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INSTRUCTIONS Vaccination guidelines for gay and bisexual men
- To take the test online, go to our secure website at http://www.nursingcenter.com/ce/NP.
- On the print form, record your answers in the test answer section of the CE enrollment form on page 40. Each question has only one correct answer. You may make copies of these forms.
- Complete the registration information and course evaluation. Mail the completed form and registration fee of $21.95 to: Lippincott Williams & Wilkins, CE Group, 74 Brick Blvd., Bldg. 4, Suite 206, Brick, NJ 08723. We will mail your certificate in 4 to 6 weeks. For faster service, include a fax number and we will fax your certificate within 2 business days of receiving your enrollment form.
- You will receive your CE certificate of earned contact hours and an answer key to review your results.There is no minimum passing grade.
- Registration deadline is February 29, 2016.
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Lippincott Williams & Wilkins, publisher of The Nurse Practitioner journal, will award 2.0 contact hours for this continuing nursing education activity.
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Vaccination guidelines for gay and bisexual men
General Purpose: To provide information on vaccination guidelines and recommendations for gay and bisexual men in the primary care setting. Learning Objectives: After reading the preceding article and taking this test, you should be able to: 1. Identify issues related to recommended vaccinations for all adults. 2. Examine the additional disease risks and vaccination recommendations for gay and bisexual men.
- The general vaccination schedule for all adults depends on all of the followingexcept
- vaccination history.
- risk factors.
- sexual history.
- prior exposures to communicable diseases.
- In addition to the general vaccinations, gay and bisexual men should receive vaccination for
- hepatitis A.
- The author recommends asking male patients,
- “Do you date women?”
- “Do you have a girlfriend?”
- “Do you have sexual relationships with men, women, or both?”
- “Are you married?”
- Adults who have completed the Tdap series should receive a Td booster every
- 2 years.
- 5 years.
- 10 years.
- Adults without immunity to varicella should receive how many doses of varicella vaccine?
- According to the guidelines, adults born in or after what year should have evidence of at least one dose of MMR vaccine?
- Common vaccine adverse reactions in adults include headache, malaise, fatigue and
- visual disturbances.
- pain at the injection site.
- generalized itching.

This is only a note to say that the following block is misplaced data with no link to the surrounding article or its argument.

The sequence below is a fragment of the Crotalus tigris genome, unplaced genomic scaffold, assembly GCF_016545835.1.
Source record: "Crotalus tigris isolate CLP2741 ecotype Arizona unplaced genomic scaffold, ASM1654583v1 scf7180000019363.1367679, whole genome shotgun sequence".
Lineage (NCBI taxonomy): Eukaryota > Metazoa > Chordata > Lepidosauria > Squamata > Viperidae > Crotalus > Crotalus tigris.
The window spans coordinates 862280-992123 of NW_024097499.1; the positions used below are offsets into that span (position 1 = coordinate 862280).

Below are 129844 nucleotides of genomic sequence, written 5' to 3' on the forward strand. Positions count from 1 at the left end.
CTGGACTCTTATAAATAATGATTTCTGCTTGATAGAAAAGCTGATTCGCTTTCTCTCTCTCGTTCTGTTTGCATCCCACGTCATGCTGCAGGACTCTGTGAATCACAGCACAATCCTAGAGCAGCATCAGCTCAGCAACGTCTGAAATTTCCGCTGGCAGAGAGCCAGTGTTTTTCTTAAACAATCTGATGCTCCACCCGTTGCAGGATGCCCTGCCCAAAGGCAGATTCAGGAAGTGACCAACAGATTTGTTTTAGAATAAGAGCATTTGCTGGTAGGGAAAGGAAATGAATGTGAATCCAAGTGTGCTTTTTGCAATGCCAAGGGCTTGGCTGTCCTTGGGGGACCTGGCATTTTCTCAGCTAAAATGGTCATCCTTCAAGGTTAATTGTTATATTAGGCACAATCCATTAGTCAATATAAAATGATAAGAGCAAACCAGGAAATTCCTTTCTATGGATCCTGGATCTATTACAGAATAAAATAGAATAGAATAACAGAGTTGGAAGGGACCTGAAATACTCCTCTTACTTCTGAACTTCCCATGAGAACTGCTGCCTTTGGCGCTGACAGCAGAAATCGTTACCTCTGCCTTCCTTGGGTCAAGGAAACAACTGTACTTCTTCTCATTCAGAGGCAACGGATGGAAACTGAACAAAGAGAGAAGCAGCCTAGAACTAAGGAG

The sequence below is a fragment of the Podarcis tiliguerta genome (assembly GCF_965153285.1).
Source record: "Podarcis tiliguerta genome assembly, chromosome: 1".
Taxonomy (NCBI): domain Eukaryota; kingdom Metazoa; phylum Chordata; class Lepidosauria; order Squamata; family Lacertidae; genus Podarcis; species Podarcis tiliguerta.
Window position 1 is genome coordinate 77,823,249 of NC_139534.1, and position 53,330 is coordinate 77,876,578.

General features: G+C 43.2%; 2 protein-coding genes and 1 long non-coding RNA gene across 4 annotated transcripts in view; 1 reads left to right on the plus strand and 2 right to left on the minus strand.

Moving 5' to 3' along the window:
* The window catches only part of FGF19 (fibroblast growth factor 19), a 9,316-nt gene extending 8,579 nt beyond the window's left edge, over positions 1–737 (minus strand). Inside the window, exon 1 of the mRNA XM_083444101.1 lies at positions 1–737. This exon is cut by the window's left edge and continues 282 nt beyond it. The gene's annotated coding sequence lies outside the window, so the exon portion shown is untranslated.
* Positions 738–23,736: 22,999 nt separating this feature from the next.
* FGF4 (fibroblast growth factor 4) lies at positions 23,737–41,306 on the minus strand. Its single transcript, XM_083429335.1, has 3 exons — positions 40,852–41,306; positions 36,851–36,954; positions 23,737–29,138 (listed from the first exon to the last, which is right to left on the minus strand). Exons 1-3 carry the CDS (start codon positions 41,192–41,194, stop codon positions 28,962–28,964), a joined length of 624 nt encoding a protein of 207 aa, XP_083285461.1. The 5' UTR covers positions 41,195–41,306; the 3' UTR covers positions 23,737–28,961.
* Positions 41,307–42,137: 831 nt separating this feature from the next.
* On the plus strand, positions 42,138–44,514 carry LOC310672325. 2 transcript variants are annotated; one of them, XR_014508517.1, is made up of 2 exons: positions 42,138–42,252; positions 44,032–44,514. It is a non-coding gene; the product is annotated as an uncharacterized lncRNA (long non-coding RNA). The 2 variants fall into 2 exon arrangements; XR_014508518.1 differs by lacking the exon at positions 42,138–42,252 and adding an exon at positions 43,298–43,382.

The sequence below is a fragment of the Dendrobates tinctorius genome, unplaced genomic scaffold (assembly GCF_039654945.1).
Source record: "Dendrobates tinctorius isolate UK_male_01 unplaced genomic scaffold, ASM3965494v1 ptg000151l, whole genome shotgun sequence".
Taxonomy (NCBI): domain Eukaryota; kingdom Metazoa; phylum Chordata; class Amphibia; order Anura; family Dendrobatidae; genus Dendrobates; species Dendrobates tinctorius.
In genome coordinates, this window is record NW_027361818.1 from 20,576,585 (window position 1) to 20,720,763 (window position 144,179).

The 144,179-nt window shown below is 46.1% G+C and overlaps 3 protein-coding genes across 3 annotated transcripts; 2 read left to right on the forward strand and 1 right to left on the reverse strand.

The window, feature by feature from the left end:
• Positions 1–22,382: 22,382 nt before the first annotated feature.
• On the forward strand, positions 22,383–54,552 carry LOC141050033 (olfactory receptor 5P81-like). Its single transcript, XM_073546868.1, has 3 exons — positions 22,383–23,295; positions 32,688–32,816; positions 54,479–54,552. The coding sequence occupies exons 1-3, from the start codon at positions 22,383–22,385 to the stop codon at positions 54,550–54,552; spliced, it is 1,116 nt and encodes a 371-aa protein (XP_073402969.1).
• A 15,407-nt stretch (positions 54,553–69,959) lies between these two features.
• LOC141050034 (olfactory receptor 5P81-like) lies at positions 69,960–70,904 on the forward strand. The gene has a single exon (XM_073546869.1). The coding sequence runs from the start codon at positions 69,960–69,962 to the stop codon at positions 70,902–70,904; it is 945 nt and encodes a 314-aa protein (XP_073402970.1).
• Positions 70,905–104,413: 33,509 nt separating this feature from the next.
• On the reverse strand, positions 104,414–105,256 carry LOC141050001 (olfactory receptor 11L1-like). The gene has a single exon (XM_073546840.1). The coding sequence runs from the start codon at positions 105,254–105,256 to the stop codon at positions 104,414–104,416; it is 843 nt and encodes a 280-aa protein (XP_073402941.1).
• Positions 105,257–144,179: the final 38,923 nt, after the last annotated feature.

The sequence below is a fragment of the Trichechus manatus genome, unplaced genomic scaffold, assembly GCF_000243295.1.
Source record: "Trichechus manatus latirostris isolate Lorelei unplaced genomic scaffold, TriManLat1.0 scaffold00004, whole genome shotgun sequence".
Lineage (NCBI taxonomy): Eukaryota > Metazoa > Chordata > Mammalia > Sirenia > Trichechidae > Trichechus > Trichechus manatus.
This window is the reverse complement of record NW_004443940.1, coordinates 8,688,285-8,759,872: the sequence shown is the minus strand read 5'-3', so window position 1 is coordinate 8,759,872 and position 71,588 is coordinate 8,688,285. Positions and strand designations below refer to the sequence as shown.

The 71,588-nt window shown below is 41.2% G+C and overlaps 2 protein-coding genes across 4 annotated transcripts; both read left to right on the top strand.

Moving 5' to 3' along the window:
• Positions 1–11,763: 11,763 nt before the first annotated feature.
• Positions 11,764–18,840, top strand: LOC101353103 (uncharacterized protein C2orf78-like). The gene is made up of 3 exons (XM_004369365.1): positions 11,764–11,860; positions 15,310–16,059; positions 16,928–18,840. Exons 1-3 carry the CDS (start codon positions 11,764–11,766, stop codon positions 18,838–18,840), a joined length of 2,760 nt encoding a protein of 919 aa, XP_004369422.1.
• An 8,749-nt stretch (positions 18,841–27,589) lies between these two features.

- For influenza vaccination, immunocompromised patients should receive
- the trivalent inactivated vaccine.
- high-dose influenza virus vaccine.
- live attenuated influenza vaccine.
- egg-free influenza vaccine.
- Which statement about hepatitis B vaccine dosing is accurate?
- Each dose should be given 1 month after the previous dose.
- The third dose should be given at least 4 months after the first.
- The second dose should be given 2 months after the first.
- The third dose should be given 3 months after the second.
- The third dose of the HPV vaccine is given how long after the first dose?
- 1 month
- 2 months
- 3 months
- 6 months
- The HPV vaccine can be given to men ages 9 through
- 18 years.
- 24 years.
- 26 years.
- 30 years.
- The hepatitis A and B combination vaccine requires
- 1 dose.
- 2 doses.
- 3 doses.
- 4 doses.
- Hepatitis A is transmitted via
- droplet spread.
- the fecal-oral route.
- contact with blood.
- airborne transmission.
- Hepatitis B is communicated via all of the following routesexceptexposure
- to semen.
- to contaminated food.
- through tattoos.
- through shared needles.
- The hepatitis A vaccine is administered in two doses,
- 2 months apart.
- 4 months apart.
- 6 months apart.
- 15 months apart.
- Persistent infection with HPV is responsible for up to 95% of
- anal cancers.
- cervical cancers.
- vulvar cancers.
- vaginal cancers.
- One contraindication to the MMR vaccine is
- an allergy to Tdap.
- a history of headache from vaccines.
- recent mild upper respiratory infection.
- One barrier to vaccination for gay and bisexual men is their
- concern about the discomfort and adverse reactions of vaccination.
- lack of understanding about potential vaccine adverse reactions.
- distrust of healthcare providers.
- limited knowledge about vaccine-preventable diseases.
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